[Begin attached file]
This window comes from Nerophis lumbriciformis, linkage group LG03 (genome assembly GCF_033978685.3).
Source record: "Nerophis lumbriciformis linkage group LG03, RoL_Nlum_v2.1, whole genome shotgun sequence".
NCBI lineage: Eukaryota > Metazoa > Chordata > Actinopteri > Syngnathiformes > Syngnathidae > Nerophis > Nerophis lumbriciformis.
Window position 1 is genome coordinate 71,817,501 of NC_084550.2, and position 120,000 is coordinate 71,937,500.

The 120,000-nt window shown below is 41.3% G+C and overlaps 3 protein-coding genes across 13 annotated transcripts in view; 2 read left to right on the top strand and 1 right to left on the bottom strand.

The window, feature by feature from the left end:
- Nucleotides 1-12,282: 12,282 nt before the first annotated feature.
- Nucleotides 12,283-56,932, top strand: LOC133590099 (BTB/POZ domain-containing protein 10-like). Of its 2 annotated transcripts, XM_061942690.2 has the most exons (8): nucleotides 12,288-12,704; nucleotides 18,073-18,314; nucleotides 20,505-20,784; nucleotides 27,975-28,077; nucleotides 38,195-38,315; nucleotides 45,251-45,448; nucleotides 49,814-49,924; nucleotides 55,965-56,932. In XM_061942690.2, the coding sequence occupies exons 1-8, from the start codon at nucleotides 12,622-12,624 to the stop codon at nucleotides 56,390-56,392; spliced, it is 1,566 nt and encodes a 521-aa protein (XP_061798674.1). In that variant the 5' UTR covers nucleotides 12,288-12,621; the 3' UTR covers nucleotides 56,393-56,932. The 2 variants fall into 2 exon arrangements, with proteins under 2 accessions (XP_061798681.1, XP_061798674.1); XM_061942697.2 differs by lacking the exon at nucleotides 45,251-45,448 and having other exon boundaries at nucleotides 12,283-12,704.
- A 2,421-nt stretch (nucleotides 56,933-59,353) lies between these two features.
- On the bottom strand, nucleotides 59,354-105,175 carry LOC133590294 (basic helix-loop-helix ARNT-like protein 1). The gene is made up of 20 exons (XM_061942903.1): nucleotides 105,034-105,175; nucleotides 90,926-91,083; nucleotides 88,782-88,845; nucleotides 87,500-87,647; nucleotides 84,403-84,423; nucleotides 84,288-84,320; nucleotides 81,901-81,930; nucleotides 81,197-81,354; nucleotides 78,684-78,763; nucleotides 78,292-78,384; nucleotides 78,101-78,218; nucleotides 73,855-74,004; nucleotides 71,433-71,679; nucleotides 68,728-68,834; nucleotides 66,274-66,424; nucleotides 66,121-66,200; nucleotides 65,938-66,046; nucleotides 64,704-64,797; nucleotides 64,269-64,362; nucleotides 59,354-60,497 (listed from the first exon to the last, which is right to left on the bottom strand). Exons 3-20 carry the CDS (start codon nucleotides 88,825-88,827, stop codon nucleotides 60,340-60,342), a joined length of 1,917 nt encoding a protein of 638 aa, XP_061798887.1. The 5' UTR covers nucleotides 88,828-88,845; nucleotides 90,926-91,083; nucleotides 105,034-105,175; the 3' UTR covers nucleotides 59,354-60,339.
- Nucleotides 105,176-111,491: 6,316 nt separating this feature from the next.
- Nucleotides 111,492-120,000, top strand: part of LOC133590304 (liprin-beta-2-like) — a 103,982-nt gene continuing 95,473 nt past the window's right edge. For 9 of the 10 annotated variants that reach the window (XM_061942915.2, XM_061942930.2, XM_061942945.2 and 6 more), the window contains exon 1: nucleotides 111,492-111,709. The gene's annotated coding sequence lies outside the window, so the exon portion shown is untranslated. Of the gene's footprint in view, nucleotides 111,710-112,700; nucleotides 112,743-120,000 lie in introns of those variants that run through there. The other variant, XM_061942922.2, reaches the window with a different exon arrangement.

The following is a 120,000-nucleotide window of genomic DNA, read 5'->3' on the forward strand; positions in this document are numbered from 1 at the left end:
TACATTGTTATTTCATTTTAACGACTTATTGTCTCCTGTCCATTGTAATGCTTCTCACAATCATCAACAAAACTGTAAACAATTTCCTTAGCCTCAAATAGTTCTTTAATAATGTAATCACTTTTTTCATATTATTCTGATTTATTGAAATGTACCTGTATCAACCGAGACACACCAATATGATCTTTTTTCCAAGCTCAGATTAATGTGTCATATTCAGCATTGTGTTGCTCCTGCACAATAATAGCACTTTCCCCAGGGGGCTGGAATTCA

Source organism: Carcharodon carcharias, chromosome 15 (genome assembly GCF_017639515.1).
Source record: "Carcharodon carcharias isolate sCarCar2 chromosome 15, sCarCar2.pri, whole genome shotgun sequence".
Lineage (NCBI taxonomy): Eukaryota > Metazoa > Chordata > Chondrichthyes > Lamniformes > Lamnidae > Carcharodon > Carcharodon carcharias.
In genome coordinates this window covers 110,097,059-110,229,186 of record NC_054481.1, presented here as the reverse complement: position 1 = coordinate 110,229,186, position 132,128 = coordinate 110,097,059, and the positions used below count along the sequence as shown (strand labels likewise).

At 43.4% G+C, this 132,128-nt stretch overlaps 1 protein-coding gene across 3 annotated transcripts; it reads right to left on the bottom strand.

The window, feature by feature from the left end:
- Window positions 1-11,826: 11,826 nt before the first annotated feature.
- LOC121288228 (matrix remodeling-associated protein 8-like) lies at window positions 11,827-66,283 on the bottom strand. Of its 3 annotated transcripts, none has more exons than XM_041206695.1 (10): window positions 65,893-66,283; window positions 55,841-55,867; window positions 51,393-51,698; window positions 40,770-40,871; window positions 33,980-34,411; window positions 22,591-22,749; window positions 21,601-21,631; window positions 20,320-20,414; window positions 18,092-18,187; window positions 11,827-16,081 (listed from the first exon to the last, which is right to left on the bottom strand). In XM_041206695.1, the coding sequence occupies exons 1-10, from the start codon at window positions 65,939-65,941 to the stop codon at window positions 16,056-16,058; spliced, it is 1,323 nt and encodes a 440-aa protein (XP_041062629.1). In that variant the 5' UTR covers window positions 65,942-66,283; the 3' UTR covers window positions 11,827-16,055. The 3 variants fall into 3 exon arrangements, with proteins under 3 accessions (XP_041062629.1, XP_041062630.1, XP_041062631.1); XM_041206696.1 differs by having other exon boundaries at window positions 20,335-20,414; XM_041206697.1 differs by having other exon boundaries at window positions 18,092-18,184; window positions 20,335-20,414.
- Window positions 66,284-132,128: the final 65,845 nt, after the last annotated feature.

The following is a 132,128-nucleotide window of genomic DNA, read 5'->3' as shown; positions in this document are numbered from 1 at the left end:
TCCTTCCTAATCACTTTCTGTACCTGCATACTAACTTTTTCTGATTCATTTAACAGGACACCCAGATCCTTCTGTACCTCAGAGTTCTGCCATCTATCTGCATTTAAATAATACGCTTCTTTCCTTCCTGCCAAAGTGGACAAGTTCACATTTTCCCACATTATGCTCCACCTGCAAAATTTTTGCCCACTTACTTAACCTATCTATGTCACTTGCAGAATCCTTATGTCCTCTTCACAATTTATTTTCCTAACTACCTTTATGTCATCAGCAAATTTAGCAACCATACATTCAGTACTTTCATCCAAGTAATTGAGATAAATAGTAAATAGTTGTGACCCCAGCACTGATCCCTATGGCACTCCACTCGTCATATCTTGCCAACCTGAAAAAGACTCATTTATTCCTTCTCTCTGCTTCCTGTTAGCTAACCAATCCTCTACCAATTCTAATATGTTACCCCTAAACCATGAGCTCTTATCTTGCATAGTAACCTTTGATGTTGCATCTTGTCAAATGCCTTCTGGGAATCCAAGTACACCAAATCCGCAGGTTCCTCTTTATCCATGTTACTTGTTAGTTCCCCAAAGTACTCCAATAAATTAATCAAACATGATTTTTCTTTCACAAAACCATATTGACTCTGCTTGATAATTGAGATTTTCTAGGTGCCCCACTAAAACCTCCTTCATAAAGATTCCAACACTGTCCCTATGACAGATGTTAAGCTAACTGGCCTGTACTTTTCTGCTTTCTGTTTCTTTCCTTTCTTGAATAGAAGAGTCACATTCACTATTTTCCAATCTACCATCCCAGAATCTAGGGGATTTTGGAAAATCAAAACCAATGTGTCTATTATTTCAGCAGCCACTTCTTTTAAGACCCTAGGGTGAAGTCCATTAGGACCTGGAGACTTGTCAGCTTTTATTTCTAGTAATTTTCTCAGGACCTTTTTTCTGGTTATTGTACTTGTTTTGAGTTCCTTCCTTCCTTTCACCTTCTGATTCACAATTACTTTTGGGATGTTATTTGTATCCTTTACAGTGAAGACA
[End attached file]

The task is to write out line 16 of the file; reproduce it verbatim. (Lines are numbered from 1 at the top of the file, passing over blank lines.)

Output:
Source record: "Carcharodon carcharias isolate sCarCar2 chromosome 15, sCarCar2.pri, whole genome shotgun sequence".